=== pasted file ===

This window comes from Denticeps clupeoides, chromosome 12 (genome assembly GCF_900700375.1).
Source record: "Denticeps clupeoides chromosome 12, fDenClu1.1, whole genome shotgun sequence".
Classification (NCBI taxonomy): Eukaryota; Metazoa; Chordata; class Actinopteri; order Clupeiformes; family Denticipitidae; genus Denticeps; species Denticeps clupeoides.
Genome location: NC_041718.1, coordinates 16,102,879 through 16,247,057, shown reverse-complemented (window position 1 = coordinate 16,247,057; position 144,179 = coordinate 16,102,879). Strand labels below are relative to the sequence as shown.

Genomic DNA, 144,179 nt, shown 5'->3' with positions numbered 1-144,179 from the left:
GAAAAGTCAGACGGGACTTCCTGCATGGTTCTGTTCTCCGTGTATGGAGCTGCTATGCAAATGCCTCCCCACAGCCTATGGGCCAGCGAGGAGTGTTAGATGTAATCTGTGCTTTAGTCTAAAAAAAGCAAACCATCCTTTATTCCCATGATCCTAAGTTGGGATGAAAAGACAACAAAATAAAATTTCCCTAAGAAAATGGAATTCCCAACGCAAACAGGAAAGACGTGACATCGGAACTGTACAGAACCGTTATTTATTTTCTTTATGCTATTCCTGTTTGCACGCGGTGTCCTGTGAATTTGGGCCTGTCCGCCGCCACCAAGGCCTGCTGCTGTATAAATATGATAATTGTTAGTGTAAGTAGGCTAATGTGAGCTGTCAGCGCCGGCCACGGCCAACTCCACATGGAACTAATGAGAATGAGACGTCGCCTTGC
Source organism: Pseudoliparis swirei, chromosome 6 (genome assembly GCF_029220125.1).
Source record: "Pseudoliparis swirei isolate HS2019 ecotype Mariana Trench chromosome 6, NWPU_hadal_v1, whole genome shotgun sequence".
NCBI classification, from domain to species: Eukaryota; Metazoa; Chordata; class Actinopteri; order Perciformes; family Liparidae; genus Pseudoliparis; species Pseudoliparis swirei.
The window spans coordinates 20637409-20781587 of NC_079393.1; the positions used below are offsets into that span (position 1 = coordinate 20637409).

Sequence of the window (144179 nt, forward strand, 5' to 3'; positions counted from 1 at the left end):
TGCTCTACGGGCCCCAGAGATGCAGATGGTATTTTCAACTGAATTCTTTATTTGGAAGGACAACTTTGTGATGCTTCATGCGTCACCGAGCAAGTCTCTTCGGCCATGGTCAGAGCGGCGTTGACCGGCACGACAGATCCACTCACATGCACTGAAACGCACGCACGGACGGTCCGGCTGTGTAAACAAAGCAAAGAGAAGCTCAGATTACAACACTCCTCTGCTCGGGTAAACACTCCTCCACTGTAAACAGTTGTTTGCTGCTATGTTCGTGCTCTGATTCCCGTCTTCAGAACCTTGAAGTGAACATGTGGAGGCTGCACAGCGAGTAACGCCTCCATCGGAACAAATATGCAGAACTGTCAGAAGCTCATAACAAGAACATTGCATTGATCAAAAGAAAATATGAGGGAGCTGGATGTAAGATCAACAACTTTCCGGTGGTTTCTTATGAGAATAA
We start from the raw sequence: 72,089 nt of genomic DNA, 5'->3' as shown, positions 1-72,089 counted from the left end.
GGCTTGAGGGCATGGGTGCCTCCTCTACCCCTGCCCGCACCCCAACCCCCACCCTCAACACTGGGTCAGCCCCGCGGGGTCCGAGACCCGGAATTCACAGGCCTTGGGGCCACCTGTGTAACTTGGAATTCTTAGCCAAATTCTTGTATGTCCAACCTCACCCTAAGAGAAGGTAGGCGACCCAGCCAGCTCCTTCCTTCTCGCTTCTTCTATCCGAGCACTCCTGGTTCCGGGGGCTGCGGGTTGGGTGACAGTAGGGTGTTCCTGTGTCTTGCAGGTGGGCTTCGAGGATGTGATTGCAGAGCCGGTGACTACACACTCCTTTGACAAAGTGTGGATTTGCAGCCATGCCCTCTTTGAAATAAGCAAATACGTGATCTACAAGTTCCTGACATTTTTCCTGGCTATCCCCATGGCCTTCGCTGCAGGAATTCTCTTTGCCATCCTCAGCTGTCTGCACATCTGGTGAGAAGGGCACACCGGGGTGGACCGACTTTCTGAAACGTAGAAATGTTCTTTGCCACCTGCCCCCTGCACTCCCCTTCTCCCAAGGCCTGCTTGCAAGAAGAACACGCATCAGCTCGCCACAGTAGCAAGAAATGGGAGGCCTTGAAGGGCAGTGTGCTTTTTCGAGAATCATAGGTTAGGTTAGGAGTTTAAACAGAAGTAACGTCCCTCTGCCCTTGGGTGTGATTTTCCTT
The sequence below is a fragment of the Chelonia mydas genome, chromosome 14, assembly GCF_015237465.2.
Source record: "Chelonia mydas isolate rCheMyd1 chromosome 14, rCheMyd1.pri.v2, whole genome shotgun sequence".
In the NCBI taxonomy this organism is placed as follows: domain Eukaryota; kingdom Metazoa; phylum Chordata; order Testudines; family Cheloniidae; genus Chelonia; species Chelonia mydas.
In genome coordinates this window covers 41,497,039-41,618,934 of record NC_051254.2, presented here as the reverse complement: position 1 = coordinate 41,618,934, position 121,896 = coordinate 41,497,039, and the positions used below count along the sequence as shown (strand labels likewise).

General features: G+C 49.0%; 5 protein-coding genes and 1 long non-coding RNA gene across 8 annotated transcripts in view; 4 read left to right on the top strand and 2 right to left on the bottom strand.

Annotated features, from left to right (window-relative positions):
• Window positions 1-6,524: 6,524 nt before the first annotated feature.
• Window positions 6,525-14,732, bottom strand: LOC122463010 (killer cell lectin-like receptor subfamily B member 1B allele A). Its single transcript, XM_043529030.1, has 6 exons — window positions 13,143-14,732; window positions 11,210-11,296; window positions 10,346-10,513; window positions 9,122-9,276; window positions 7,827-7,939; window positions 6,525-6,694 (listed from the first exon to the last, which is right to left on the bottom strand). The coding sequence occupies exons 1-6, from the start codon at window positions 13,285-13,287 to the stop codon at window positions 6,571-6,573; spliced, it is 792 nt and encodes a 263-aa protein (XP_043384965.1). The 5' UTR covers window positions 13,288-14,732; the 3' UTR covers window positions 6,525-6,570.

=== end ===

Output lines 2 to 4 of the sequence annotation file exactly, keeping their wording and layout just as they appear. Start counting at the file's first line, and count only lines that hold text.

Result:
Source record: "Denticeps clupeoides chromosome 12, fDenClu1.1, whole genome shotgun sequence".
Classification (NCBI taxonomy): Eukaryota; Metazoa; Chordata; class Actinopteri; order Clupeiformes; family Denticipitidae; genus Denticeps; species Denticeps clupeoides.
Genome location: NC_041718.1, coordinates 16,102,879 through 16,247,057, shown reverse-complemented (window position 1 = coordinate 16,247,057; position 144,179 = coordinate 16,102,879). Strand labels below are relative to the sequence as shown.